MORE THAN 33,000 jobs were generated in the U.S. by the travel industry in January, according to the U.S. Travel Association. That is the largest monthly gain since February 2016.
Travel-related jobs made up 11 percent of the overall 304,000-job increase in nonfarm employment in January, according to USTA. The new jobs were primarily in leisure and hospitality including the amusements/gambling/recreation industry, food services/drinking places industry, and the lodging industry. Employment in the airline industry continued to grow as well.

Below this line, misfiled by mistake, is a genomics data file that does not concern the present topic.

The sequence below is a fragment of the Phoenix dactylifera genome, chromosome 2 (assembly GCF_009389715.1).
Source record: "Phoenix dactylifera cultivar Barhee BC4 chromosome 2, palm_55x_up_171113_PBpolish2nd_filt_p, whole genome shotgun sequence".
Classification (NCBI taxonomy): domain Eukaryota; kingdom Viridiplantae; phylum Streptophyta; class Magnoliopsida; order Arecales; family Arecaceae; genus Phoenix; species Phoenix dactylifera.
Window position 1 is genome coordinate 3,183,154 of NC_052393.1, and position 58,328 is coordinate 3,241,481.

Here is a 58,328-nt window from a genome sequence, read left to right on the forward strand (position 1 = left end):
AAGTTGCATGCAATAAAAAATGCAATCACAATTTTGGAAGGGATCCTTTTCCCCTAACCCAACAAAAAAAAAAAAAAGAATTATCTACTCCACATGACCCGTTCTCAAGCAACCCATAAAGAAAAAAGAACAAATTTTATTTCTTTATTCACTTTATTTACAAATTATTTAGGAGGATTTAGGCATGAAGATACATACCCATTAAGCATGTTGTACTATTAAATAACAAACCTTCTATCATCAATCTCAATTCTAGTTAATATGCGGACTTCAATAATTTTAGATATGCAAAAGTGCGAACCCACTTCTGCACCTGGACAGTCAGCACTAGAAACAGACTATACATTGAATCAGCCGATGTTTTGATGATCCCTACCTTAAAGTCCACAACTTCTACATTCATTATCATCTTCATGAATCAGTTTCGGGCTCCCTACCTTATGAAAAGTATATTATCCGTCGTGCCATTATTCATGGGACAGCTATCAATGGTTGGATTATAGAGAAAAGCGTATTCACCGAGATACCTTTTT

In September the travel industry lost 6,800 jobs but has been gaining jobs since then.
Experts at the 40th annual NYU International Hospitality Industry Investment Conference in June were upbeat about the industry’s future. Representatives from STR and CBRE Hotels’ Americas Research were predicting growth despite concerns that international travel was bound to decline, and the optimism was reflected in a speech by Jonathan Tisch, chairman and CEO of Loews Hotels & Co.
“Forty years ago, travel was a luxury,” said Tisch, a third-generation hotelier. “Today, travel is democratized and 3.7 billion people will travel this year.” The industry itself is no longer a niche sector, he said. “There are opportunities on the horizon, and that is why I am optimistic about the future.”